As you start collecting print, media, and electronic sources that match your topic and assignment, you’ll want to evaluate the sources you encounter. Even though a book, article, video, or webpage matches your search criteria and appears to be relevant, that does not mean it is necessarily a reliable source of information. Use the CRAAP Test questions to help decide whether a source is of high enough quality to use for your research project.
- When was the information first published or posted?
- Has the information been revised or updated?
- Does your topic require current information, or will older sources work as well?
- Are the links functional?
- Does the information relate to your topic or answer your question?
- Who is the intended audience?
- Is the information at an appropriate level (i.e. not too elementary or advanced for your needs)?
- Have you looked at a variety of sources before determining this is the one you will use?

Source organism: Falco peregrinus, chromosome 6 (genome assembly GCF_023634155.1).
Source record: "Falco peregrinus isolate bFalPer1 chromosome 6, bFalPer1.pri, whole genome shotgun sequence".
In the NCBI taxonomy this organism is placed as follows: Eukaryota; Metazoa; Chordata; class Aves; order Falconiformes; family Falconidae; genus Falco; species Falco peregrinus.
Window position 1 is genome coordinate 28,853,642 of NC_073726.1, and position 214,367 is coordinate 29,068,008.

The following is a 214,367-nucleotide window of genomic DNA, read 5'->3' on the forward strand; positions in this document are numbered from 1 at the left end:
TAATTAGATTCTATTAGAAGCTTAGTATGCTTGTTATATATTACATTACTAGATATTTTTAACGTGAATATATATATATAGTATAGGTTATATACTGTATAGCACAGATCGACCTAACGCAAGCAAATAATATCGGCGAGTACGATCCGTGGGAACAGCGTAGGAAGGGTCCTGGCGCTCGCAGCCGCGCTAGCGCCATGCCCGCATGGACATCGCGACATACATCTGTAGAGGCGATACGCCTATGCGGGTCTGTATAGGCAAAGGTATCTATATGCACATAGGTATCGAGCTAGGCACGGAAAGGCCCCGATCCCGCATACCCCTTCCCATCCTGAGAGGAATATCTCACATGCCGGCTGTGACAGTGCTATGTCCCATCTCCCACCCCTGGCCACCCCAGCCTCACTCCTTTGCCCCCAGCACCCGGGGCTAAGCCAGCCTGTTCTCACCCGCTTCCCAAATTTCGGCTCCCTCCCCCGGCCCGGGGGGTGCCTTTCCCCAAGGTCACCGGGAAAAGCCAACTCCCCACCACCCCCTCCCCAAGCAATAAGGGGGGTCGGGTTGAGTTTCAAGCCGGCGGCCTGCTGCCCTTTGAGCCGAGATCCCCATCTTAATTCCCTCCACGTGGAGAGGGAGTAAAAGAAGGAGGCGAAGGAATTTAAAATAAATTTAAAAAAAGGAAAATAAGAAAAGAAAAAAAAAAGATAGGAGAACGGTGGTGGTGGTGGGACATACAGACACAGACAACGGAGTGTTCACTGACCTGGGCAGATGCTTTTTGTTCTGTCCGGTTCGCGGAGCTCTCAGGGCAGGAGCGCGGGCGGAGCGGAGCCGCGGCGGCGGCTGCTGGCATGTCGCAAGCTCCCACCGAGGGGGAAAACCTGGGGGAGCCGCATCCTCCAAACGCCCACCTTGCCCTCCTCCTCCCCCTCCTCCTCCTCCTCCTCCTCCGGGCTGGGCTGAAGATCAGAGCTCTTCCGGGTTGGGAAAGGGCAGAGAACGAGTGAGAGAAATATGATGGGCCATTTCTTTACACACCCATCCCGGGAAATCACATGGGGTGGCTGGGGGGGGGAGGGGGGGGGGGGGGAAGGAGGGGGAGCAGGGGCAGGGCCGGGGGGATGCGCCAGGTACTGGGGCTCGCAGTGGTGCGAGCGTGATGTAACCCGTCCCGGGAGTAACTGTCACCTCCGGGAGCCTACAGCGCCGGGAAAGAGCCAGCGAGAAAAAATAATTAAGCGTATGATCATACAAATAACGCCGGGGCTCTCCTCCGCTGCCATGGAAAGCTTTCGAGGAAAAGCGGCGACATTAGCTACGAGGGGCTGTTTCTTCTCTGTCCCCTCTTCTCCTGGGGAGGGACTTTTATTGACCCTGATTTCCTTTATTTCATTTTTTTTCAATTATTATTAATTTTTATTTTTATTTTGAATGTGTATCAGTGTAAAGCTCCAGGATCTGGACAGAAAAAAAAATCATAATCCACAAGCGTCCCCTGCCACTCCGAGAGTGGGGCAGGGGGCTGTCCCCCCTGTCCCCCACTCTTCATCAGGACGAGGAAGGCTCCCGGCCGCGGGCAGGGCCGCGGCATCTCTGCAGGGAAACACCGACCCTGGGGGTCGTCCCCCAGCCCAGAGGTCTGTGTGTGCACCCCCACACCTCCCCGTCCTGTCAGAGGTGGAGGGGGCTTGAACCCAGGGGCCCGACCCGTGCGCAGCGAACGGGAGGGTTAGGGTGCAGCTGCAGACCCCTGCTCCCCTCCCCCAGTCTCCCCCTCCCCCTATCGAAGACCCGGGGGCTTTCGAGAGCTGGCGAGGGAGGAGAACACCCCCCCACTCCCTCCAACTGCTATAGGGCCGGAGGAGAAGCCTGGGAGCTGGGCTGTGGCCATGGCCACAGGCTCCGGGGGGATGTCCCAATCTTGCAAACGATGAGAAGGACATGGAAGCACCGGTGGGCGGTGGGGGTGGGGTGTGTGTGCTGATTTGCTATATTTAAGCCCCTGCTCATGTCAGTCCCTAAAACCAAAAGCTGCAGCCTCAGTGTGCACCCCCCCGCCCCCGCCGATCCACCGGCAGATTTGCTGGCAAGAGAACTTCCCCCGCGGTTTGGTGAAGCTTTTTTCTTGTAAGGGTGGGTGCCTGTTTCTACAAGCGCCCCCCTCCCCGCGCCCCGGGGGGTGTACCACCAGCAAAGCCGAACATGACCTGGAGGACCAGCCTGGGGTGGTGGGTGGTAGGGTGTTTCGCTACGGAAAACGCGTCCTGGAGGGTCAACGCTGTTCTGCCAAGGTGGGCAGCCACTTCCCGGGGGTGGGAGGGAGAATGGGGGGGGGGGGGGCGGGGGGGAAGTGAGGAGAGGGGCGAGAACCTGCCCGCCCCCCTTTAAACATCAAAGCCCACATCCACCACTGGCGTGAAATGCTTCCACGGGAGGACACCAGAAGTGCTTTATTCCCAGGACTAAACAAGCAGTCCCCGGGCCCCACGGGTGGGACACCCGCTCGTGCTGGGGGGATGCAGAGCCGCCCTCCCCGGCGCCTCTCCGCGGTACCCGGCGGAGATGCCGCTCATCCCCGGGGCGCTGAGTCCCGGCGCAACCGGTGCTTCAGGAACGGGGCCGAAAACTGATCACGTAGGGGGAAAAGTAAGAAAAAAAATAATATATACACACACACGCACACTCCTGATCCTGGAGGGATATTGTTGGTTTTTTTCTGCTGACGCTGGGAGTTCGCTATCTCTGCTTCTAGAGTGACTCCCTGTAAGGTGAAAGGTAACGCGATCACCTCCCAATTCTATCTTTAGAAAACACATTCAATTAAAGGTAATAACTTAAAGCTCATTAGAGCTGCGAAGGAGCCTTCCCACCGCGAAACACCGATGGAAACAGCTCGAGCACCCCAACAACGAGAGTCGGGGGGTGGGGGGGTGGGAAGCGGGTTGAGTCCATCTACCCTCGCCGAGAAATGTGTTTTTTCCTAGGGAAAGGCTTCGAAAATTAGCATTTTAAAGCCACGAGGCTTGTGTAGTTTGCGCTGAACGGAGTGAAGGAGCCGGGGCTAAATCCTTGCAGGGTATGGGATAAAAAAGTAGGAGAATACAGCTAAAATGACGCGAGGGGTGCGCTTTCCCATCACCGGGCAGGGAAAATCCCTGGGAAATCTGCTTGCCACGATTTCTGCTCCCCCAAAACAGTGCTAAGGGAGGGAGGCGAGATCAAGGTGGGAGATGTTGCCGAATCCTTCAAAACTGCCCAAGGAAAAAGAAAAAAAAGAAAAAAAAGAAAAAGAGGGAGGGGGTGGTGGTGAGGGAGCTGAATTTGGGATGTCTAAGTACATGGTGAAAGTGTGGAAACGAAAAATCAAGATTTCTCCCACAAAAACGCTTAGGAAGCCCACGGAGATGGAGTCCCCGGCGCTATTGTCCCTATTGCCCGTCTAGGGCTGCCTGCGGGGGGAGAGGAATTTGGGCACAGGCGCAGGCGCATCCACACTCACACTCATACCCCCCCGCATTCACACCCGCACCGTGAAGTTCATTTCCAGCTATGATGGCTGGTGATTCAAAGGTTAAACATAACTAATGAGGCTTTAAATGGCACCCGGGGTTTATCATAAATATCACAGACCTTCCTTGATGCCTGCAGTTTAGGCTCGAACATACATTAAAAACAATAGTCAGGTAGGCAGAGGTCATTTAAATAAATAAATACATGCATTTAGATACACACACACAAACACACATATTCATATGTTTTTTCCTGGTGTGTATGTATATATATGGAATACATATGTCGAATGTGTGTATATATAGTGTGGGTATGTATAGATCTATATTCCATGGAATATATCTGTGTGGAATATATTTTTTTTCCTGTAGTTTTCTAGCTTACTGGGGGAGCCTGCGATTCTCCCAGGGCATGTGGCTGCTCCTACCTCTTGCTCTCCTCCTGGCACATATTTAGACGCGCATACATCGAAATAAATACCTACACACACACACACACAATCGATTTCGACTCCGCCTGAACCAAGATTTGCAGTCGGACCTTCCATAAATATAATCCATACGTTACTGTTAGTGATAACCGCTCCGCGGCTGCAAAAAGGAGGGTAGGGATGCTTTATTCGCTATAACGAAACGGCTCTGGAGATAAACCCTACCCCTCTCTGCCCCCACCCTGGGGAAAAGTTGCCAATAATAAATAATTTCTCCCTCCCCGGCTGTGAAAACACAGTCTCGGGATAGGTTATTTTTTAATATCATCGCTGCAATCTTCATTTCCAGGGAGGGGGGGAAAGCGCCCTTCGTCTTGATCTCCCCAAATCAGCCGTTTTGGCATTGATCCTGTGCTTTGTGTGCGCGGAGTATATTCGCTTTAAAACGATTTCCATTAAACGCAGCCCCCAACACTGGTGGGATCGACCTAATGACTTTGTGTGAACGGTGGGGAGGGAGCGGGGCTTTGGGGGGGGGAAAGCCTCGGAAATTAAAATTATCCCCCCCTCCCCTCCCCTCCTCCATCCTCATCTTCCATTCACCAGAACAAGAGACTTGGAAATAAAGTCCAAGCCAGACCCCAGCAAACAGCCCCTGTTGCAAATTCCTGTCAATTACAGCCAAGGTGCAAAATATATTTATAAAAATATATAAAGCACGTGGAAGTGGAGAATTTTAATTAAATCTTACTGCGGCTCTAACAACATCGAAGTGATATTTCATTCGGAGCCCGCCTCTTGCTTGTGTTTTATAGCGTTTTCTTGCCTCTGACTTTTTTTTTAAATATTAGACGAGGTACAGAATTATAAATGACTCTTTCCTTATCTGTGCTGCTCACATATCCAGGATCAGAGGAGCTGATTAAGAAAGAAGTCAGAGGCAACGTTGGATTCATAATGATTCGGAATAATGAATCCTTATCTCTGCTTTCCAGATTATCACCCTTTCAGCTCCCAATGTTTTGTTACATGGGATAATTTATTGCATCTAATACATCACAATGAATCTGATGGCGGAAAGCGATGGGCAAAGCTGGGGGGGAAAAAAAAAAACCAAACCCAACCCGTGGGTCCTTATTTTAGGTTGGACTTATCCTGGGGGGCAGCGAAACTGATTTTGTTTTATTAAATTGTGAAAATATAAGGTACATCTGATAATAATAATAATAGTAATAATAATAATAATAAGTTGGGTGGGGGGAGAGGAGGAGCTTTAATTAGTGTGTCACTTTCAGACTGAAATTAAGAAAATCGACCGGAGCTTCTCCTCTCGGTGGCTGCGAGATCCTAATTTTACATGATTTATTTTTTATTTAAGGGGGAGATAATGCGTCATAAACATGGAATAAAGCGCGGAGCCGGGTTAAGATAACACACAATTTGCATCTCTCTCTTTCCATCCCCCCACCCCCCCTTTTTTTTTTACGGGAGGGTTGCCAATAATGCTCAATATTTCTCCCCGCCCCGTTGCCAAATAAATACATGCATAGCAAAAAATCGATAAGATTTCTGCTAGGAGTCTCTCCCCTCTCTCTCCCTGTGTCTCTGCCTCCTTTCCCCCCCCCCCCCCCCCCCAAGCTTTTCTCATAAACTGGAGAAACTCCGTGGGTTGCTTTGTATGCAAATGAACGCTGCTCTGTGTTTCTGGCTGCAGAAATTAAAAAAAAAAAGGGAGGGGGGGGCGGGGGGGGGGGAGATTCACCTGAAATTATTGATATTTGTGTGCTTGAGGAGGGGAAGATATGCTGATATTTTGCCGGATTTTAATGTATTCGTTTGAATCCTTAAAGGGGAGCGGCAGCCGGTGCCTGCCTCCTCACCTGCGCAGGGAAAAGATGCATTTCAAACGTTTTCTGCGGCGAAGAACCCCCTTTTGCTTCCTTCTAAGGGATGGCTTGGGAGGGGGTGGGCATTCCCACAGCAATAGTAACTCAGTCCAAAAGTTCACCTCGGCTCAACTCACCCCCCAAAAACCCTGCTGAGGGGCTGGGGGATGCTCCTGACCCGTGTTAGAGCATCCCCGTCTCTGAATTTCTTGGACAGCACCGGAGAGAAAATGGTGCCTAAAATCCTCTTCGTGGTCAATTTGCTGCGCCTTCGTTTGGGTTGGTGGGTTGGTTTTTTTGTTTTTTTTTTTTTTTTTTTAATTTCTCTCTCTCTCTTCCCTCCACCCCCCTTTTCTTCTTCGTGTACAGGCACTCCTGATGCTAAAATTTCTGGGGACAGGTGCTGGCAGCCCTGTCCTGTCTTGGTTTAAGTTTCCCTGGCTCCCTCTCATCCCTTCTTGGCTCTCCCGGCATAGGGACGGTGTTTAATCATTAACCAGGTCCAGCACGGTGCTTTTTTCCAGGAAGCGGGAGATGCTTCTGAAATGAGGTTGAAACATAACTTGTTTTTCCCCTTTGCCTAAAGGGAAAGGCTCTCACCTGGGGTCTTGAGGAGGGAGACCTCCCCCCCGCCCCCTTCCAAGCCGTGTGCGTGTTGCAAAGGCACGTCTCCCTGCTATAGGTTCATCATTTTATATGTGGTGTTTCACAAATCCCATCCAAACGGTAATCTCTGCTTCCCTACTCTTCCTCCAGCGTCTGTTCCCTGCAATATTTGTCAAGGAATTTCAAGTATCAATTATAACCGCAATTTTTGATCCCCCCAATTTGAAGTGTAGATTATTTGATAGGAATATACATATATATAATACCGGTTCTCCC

- Would you be comfortable citing this source in your research paper?
- Who is the author, publisher, source, or sponsor?
- What are the author’s credentials or organizational affiliations?
- Is the author qualified to write on the topic?
- Is there contact information, such as a publisher or email address?
- Does the URL reveal anything about the author or source (examples: .com .edu .gov .org .net)?
- Where does the information come from?
- Is the information supported by evidence – does it include references or link to sources?
- Has the information been reviewed or refereed?
- Can you verify any of the information in another source or from personal knowledge?
- Does the language or tone seem unbiased and free of emotion?
- Are there spelling, grammar, or typographical errors?
- What is the purpose of the information? Is it to inform, teach, sell, entertain or persuade?
- Do the authors or sponsors make their intentions or purpose clear?
- Is the information fact, opinion or propaganda?
- Does the point of view appear objective and impartial?
- Are there political, ideological, cultural, religious, institutional or personal biases?
Used with permission from Meriam Library, California State University, Chico.